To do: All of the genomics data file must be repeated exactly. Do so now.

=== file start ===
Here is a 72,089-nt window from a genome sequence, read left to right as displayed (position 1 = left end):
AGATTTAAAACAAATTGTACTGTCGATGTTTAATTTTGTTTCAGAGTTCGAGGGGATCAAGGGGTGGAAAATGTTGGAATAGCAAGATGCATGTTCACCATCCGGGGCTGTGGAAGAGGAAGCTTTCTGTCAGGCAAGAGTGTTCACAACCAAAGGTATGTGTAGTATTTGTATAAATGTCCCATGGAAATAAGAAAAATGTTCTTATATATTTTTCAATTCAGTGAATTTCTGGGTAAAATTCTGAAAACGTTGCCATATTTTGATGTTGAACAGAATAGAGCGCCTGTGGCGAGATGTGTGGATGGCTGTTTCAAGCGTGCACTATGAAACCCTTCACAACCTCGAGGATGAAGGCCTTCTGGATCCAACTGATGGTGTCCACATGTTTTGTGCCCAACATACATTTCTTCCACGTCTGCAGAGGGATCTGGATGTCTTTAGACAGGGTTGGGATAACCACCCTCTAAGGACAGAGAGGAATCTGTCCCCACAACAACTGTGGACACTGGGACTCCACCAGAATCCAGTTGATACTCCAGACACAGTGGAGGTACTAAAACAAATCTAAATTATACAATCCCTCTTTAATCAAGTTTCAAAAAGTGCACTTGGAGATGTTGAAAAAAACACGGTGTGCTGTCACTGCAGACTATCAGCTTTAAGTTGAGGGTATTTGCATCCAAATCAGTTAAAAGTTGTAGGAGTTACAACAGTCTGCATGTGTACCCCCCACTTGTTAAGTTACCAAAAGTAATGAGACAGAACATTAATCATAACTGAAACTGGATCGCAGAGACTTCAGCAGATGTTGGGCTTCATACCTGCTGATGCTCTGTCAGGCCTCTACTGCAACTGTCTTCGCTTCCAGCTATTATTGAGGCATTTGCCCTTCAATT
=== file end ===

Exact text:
Here is a 72,089-nt window from a genome sequence, read left to right as displayed (position 1 = left end):
AGATTTAAAACAAATTGTACTGTCGATGTTTAATTTTGTTTCAGAGTTCGAGGGGATCAAGGGGTGGAAAATGTTGGAATAGCAAGATGCATGTTCACCATCCGGGGCTGTGGAAGAGGAAGCTTTCTGTCAGGCAAGAGTGTTCACAACCAAAGGTATGTGTAGTATTTGTATAAATGTCCCATGGAAATAAGAAAAATGTTCTTATATATTTTTCAATTCAGTGAATTTCTGGGTAAAATTCTGAAAACGTTGCCATATTTTGATGTTGAACAGAATAGAGCGCCTGTGGCGAGATGTGTGGATGGCTGTTTCAAGCGTGCACTATGAAACCCTTCACAACCTCGAGGATGAAGGCCTTCTGGATCCAACTGATGGTGTCCACATGTTTTGTGCCCAACATACATTTCTTCCACGTCTGCAGAGGGATCTGGATGTCTTTAGACAGGGTTGGGATAACCACCCTCTAAGGACAGAGAGGAATCTGTCCCCACAACAACTGTGGACACTGGGACTCCACCAGAATCCAGTTGATACTCCAGACACAGTGGAGGTACTAAAACAAATCTAAATTATACAATCCCTCTTTAATCAAGTTTCAAAAAGTGCACTTGGAGATGTTGAAAAAAACACGGTGTGCTGTCACTGCAGACTATCAGCTTTAAGTTGAGGGTATTTGCATCCAAATCAGTTAAAAGTTGTAGGAGTTACAACAGTCTGCATGTGTACCCCCCACTTGTTAAGTTACCAAAAGTAATGAGACAGAACATTAATCATAACTGAAACTGGATCGCAGAGACTTCAGCAGATGTTGGGCTTCATACCTGCTGATGCTCTGTCAGGCCTCTACTGCAACTGTCTTCGCTTCCAGCTATTATTGAGGCATTTGCCCTTCAATT